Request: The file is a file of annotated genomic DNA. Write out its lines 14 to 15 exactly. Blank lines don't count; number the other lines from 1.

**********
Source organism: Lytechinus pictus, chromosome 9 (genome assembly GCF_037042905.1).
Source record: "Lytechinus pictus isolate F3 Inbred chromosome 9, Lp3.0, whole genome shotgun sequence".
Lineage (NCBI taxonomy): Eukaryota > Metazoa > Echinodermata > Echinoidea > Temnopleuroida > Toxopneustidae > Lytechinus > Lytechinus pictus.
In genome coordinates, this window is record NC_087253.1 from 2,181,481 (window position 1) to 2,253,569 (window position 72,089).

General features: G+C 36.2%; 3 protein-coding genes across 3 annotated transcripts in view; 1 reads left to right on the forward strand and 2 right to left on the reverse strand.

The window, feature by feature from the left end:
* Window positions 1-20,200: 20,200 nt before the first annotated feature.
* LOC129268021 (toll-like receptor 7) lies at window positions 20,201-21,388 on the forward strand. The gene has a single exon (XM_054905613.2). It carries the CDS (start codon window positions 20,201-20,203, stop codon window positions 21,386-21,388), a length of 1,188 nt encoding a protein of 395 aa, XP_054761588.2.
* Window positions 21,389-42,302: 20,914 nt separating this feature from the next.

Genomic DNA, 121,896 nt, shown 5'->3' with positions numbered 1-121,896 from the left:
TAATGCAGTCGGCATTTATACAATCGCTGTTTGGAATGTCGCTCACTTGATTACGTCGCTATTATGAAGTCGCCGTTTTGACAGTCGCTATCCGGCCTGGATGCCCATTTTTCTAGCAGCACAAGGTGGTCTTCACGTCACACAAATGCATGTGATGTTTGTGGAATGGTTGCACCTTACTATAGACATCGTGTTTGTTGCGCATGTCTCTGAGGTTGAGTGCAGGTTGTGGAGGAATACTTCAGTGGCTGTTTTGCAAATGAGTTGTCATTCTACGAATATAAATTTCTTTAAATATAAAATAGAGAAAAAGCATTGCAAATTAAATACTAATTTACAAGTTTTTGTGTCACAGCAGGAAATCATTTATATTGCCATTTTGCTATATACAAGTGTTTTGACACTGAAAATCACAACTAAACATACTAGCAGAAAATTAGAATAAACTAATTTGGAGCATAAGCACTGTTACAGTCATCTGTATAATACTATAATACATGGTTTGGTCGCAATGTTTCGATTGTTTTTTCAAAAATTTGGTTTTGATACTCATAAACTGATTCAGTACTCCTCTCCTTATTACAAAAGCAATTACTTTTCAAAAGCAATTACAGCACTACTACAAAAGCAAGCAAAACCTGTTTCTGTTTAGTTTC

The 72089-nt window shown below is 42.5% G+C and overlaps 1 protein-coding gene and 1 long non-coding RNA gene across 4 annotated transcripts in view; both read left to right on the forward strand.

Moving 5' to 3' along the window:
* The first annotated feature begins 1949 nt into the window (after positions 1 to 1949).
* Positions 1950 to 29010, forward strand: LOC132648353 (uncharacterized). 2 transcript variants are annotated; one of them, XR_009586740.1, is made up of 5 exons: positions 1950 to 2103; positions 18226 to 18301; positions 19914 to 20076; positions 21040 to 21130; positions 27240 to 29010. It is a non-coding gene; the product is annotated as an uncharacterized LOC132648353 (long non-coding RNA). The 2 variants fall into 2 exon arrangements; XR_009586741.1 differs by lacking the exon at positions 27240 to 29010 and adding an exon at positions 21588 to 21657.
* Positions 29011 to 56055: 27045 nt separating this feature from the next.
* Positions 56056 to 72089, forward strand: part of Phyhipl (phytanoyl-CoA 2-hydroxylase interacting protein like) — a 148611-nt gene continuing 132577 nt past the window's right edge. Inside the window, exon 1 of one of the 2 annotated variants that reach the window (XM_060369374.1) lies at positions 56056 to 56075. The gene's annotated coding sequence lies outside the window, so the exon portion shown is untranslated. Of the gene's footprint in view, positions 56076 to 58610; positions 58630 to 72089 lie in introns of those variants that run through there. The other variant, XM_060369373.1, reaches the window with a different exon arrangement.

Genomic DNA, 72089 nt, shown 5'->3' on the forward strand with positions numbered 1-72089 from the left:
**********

* The first annotated feature begins 1949 nt into the window (after positions 1 to 1949).
* Positions 1950 to 29010, forward strand: LOC132648353 (uncharacterized). 2 transcript variants are annotated; one of them, XR_009586740.1, is made up of 5 exons: positions 1950 to 2103; positions 18226 to 18301; positions 19914 to 20076; positions 21040 to 21130; positions 27240 to 29010. It is a non-coding gene; the product is annotated as an uncharacterized LOC132648353 (long non-coding RNA). The 2 variants fall into 2 exon arrangements; XR_009586741.1 differs by lacking the exon at positions 27240 to 29010 and adding an exon at positions 21588 to 21657.